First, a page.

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Over 10 lbs loaded :oops:
Too heavy for an old man like me...

Watching a few videos of the DP-12 one downside consistently mentioned is the weapon's heft. However, something worth thinking about is how much time elapses during an average home defense scenario.

Ten pounds x how many minutes or seconds one needs to carry/shoulder it during a home defense situation. .......

I just held a five-pound weight (rifle style) in each hand for 20 seconds. DAMN! I need to start working out. :D
 

IMA SOL MAN

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IF one is military fit or better, and IF one trains diligently with it, THEN I could see it being used practically as a tactical home defense weapon. But how many of the people that buy that monster fit that profile? IMO, a PCC would be more practical in that size package. If you want a shotgun, there are a lot of conventional tactical shotguns that I think are more practical for the average person. If you really want to get silly, get one of the old Streetweepers or one of the AK style shotguns. Likely no more impractical than the DP-12.

 

alpg88

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I read somewhere that the lenses of flashlights for weapons are also lubricated with grease, a thin layer, so that carbon deposits do not eat into the glass and can be easily wiped and a new layer of lubricant applied. Does anyone actually use this trick? Something like a protective hand cream that dries, you can fumble around in various dust and dirt, and then you wash your hands and are clean again
YEa, i saw that video, someone coats the lens with a vaseline, a thin layer, it maybe helpful with powder burn clean up, but can't see how it does not affect the beam. it would also attract dust and dirt before it is even used, powder residue will stick to it even more.

HOwever I noticed different brands of ammo use different power, my p94 has ss slide, with some ammo front of it turns very dirty after a box of ammo, with other even after several boxes there is very little residue, wipes off clean with no solvent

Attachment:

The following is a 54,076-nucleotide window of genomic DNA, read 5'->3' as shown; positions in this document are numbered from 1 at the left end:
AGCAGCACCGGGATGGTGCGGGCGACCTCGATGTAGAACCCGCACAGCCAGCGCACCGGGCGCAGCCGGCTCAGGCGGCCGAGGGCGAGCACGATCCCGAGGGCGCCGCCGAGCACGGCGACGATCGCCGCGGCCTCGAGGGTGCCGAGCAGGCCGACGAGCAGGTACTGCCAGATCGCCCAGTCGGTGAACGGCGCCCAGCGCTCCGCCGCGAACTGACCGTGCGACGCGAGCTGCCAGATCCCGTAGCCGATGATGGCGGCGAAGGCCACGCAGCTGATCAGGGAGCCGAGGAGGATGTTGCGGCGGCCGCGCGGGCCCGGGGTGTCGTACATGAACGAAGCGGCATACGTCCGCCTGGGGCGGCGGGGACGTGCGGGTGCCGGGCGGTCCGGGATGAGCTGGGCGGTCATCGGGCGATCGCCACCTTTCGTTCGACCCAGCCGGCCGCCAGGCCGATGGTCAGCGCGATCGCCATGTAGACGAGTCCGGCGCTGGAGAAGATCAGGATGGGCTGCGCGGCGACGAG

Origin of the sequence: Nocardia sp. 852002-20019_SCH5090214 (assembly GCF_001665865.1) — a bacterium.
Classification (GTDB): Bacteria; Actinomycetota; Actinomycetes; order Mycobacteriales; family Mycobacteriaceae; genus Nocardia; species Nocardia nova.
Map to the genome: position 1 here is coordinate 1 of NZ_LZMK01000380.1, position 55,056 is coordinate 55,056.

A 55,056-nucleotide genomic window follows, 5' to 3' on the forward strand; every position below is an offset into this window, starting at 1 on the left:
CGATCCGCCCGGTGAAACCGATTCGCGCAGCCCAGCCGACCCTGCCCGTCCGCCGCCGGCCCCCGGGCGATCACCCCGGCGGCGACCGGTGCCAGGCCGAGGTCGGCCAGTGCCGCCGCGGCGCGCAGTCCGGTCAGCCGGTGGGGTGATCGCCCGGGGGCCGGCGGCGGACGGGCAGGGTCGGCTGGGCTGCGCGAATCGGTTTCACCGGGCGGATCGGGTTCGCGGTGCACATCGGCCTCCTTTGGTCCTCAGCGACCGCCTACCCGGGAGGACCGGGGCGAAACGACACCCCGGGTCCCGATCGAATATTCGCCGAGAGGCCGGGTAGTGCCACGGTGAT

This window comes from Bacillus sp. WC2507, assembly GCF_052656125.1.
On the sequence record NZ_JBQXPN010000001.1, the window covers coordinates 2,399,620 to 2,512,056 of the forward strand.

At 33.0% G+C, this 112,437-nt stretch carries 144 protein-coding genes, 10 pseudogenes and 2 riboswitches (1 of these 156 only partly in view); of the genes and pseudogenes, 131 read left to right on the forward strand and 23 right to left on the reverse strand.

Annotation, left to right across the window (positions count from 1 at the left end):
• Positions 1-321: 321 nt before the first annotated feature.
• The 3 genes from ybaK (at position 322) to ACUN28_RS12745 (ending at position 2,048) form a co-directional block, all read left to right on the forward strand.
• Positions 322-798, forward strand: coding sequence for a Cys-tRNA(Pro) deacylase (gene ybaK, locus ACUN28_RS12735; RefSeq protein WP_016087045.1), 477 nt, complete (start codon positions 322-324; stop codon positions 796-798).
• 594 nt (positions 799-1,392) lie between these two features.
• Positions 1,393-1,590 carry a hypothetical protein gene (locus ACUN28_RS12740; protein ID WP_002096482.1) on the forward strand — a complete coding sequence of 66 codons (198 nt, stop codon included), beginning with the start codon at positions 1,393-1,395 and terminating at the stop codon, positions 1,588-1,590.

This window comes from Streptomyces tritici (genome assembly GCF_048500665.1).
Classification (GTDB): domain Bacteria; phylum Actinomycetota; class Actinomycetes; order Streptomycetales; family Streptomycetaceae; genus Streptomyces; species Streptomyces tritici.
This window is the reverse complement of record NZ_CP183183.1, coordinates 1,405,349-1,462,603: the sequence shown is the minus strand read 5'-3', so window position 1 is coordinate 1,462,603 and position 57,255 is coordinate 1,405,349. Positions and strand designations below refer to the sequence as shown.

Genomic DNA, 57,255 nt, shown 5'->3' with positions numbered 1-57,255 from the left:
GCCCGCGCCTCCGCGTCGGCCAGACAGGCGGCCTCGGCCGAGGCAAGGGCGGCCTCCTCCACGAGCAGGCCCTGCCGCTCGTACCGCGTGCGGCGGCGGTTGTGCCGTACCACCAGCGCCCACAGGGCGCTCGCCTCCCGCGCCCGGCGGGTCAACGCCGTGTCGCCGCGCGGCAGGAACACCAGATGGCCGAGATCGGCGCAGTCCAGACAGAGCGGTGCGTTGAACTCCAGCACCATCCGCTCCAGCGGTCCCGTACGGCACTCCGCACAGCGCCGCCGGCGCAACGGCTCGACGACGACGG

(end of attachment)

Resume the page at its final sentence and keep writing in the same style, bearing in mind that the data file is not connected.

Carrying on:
IMA SOL MAN

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YEa, i saw that video, someone coats the lens with a vaseline, a thin layer, it maybe helpful with powder burn clean up, but can't see how it does not affect the beam. it would also attract dust and dirt before it is even used, powder residue will stick to it even more.

HOwever I noticed different brands of ammo use different power, my p94 has ss slide, with some ammo front of it turns very dirty after a box of ammo, with other even after several boxes there is very little residue, wipes off clean with no solvent
The CCI Blazer Brass 9mmP FMJ that I have shot was really dirty. I haven't fired SD ammo in some time, so it may have better powder that burns cleaner, maybe for low muzzle flash, IDK.

As far as a film applied to a light lens, I wouldn't use petroleum jelly (Vaseline), that is flammable. Yeah, I know, a thin film likely won't "burst into flames", but it just seems "wrong" to me.

There is a lens product called Cat Crap, that is used to prevent fogging of lenses. That might be good, IDK. Then there is Rain-X that might be an option, too.